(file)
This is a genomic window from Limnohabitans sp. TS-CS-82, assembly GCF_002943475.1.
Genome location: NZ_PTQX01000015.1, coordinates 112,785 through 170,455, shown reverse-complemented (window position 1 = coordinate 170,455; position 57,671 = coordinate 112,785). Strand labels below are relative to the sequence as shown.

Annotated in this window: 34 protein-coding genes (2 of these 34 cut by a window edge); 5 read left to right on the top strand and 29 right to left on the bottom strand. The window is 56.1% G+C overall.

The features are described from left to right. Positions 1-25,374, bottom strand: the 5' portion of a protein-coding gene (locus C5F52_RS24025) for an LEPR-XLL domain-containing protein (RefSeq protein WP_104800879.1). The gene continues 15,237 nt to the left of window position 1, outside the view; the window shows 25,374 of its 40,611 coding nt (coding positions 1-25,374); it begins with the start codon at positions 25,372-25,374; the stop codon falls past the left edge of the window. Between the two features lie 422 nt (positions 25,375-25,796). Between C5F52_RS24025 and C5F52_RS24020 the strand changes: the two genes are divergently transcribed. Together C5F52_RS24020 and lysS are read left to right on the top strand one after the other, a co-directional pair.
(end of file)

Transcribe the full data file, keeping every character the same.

This is a genomic window from Limnohabitans sp. TS-CS-82, assembly GCF_002943475.1.
Genome location: NZ_PTQX01000015.1, coordinates 112,785 through 170,455, shown reverse-complemented (window position 1 = coordinate 170,455; position 57,671 = coordinate 112,785). Strand labels below are relative to the sequence as shown.

Annotated in this window: 34 protein-coding genes (2 of these 34 cut by a window edge); 5 read left to right on the top strand and 29 right to left on the bottom strand. The window is 56.1% G+C overall.

The features are described from left to right. Positions 1-25,374, bottom strand: the 5' portion of a protein-coding gene (locus C5F52_RS24025) for an LEPR-XLL domain-containing protein (RefSeq protein WP_104800879.1). The gene continues 15,237 nt to the left of window position 1, outside the view; the window shows 25,374 of its 40,611 coding nt (coding positions 1-25,374); it begins with the start codon at positions 25,372-25,374; the stop codon falls past the left edge of the window. Between the two features lie 422 nt (positions 25,375-25,796). Between C5F52_RS24025 and C5F52_RS24020 the strand changes: the two genes are divergently transcribed. Together C5F52_RS24020 and lysS are read left to right on the top strand one after the other, a co-directional pair.